See how the waves all hug the sand
Anyone fond of big surprises
Visits the famous woods of Yow
Behind every tree a new surprise is
Waiting for you, here comes one now
Sadness and happiness
Love and surprise
Now we must finally
Say our goodbyes
To the Island of Emotion (Source: here)
Somewhere down the road, the steady rise of the city may have helped construct and pastoralise the countryside for us, as Raymond Williams suggests in The Country and the City (1973). Somewhere down that same road, though, the usurpation by the city of all that is concocted into the tonic of immediacy or “happeningness” skewed the human eye away from the slower, deeper, relatively lower-octane drama of ecological experiences. Fundamentally, then, like the Garden of Eden or the plentiful Land of Cockayne, the visitor is conditioned to see Mauritius as nature’s paradise that is best left behind with an uplifting sigh once the tourist has reached their personal ceiling of admissible ocular and sensory satiation. Unrelieved beauty is deemed boring. Perhaps it is. Like unadulterated goodness. It is a threat to the scepticism that is seen to be the mark of urban knowingness. At the Mauritius Broadcasting Corporation, where I was interviewed for a Hindi language show, the makeup artist kept gushing about the India she has glimpsed in course of her shopping trips to Mumbai. On my part, I could see nothing wrong with the Bagatelle Mall in Port Louis. Another lovely ‘Eleanor Rigby’, with large dreamy, lonesome eyes kept returning to the Institute for a draught from the phial called authentic Indian culture, all the while that I set about pluralising and problematising the monolith called India. One is left reflecting on the changeable notion of the Promised Land. For the first migrant workers, Mauritius must have been the Promised Land. It is also the honeymooners’ Promised Land today. Yet for those of Indian origin who live there, as also for the descendants of Indian indentured workers in Trinidad and Tobago and in the Fiji Islands, promise is likely to lie with their erstwhile colonisers’ lands in the Global North, while the quest for roots lies with India.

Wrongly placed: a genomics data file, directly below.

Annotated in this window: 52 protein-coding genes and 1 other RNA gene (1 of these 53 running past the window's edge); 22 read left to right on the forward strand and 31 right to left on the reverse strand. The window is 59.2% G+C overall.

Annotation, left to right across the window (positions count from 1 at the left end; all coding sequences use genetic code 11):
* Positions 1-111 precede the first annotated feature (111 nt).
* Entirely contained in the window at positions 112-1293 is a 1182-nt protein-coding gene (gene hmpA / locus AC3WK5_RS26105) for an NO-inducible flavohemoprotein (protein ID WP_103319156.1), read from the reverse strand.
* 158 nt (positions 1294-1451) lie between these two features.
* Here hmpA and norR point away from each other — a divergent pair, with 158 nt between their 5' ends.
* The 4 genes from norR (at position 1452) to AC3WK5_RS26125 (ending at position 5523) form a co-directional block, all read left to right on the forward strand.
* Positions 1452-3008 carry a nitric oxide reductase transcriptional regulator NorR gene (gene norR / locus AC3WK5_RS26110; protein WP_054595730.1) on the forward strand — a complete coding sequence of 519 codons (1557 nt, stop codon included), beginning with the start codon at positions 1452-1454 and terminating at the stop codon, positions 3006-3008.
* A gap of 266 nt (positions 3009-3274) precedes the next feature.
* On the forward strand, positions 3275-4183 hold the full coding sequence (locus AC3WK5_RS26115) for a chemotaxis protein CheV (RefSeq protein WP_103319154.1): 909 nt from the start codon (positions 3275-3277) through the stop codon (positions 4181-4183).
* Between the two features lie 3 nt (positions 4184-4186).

Mauritius then presents itself as a combination of the two most inviting civilisational paradigms: earthly paradise as a largely retrogressive ecological trope and utopia, which is primarily a teleological model of social and political reconstruction.
Needless to say, in the case of an actual functioning spatial site and political entity, the viability of these two labels cannot be explored unless one acknowledges that it is impossible to remain a paradise in the new millennium without being something of an ideal socio-political community. Conversely, the contributions of nature’s bounty must be recognised in allowing or catalysing such a community’s sustenance and growth. Hypothetically speaking, part of the incentive for maintaining the natural beauty of a place intact clearly comes from the necessity of selling it to the tourist-consumer. I am sure therefore that upmarket tourism helps sustain Mauritius’s idyllic environment even as it sells it to the tourist. Secondly, it becomes important for a tourism-worthy site to market itself as a harmonious, cosmopolitan, hospitable space with the right admixture of quaint exoticism and millennial relatability. I am not contending that Mauritius is either a paradise or a utopia. Or that it is pretentiously marketing itself to the naïve traveller as the one or the other. Yet if a place is one, it becomes incumbent upon it to be the other as well. In today’s world, being a bit of both is a necessity of self-preservation for a small island-state with a richly muddled and mangled history.
The author, who teaches at Visva-Bharati, Santiniketan, visited Mauritius for a week in June 2018 in the capacity of resource person nominated to conduct a four-day workshop on Tagore’s Life and Works at the Rabindranath Tagore Institute there.
Ananya Dutta Gupta has been teaching at the Department of English & Other Modern European Languages, Visva-Bharati, Santiniketan, for over sixteen years now. In 1999, she was awarded a Felix Scholarship to pursue an M.Phil. in English Literature, 1500-1660 at the University of Oxford. She was awarded the degree of M.Phil., in part, for a dissertation on the philosophy of war and peace in Renaissance European and English Writings. In January 2014, Jadavpur University, Kolkata, awarded her a Ph.D. degree for her dissertation on Renaissance English representations of the city under siege. Her revised Orient Blackswan Annotated edition of Edmund Spenser’s The Faerie Queene, Book I (2012) is currently in worldwide circulation and she has several other scholarly articles published in national and international journals to her credit. She was Charles Wallace India Trust Visiting Fellow at the Centre for Research in the Arts, Humanities and Social Sciences, Cambridge, in 2015. She has also published book reviews and translations of essays, poetry and short stories. Her occasional forays into creative non-fiction may be found online at Pratilipi, Cafe Dissensus, Muse India, Caesurae and Coldnoon Travel Poetics. E-mail: email@example.com